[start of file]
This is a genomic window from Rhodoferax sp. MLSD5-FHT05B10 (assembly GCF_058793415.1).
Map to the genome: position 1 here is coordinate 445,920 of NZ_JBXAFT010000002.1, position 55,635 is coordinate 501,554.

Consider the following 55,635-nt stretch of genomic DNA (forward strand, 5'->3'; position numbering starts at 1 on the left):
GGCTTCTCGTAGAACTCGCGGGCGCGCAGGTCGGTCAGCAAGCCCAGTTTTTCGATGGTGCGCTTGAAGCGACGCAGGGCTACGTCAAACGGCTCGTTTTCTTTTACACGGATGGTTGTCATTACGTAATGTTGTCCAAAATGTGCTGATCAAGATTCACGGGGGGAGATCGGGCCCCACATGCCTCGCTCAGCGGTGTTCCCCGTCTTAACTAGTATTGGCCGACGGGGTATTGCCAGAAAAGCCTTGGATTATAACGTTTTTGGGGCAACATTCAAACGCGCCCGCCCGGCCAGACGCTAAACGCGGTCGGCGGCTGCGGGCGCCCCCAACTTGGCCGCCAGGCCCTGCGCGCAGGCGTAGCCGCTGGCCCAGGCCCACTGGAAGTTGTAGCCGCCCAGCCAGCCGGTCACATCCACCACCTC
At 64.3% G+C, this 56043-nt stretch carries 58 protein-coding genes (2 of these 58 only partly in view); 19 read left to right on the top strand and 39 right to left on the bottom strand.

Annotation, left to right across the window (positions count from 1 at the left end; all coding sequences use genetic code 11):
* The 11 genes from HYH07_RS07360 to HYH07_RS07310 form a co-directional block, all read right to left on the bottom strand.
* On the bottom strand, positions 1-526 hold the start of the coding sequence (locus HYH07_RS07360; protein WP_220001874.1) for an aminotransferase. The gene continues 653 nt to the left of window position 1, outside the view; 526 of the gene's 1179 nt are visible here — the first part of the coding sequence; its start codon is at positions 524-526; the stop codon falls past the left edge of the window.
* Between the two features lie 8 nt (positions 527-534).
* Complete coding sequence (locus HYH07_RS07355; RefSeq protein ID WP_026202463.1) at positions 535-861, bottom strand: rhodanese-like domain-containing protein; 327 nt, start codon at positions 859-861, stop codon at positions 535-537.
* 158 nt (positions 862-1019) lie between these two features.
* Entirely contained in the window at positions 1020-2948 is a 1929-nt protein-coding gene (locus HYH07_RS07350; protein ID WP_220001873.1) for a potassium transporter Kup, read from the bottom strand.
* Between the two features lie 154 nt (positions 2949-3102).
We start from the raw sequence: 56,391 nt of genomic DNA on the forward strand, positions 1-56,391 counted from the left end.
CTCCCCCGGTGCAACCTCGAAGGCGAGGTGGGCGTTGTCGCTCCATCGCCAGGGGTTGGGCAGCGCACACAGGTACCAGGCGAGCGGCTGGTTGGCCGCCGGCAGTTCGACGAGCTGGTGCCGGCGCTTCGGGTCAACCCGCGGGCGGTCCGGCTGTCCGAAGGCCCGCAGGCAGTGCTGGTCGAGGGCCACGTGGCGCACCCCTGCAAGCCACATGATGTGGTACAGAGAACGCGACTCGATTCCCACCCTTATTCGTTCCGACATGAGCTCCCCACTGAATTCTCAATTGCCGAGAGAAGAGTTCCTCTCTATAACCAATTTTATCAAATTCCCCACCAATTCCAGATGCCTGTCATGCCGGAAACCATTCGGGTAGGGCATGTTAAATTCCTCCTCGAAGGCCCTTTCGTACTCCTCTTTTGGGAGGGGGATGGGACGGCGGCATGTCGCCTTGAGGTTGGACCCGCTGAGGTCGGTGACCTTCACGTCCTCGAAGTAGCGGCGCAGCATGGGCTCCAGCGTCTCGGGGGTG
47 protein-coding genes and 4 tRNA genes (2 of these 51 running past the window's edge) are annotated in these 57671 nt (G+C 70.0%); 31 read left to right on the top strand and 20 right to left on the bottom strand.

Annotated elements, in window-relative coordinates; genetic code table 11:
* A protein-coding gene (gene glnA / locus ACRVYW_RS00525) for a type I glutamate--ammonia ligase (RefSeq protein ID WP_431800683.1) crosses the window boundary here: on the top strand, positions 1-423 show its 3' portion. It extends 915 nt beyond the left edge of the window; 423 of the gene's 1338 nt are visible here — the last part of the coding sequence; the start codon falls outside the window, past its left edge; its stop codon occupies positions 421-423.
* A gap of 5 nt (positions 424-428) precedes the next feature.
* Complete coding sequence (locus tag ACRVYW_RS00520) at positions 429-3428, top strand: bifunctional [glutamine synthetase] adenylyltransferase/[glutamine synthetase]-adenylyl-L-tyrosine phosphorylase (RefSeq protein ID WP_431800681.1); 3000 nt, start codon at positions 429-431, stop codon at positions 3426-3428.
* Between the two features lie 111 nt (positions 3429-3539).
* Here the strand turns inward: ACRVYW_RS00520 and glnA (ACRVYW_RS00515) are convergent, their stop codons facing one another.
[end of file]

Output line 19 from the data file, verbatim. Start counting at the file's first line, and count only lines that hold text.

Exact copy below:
* A gap of 5 nt (positions 424-428) precedes the next feature.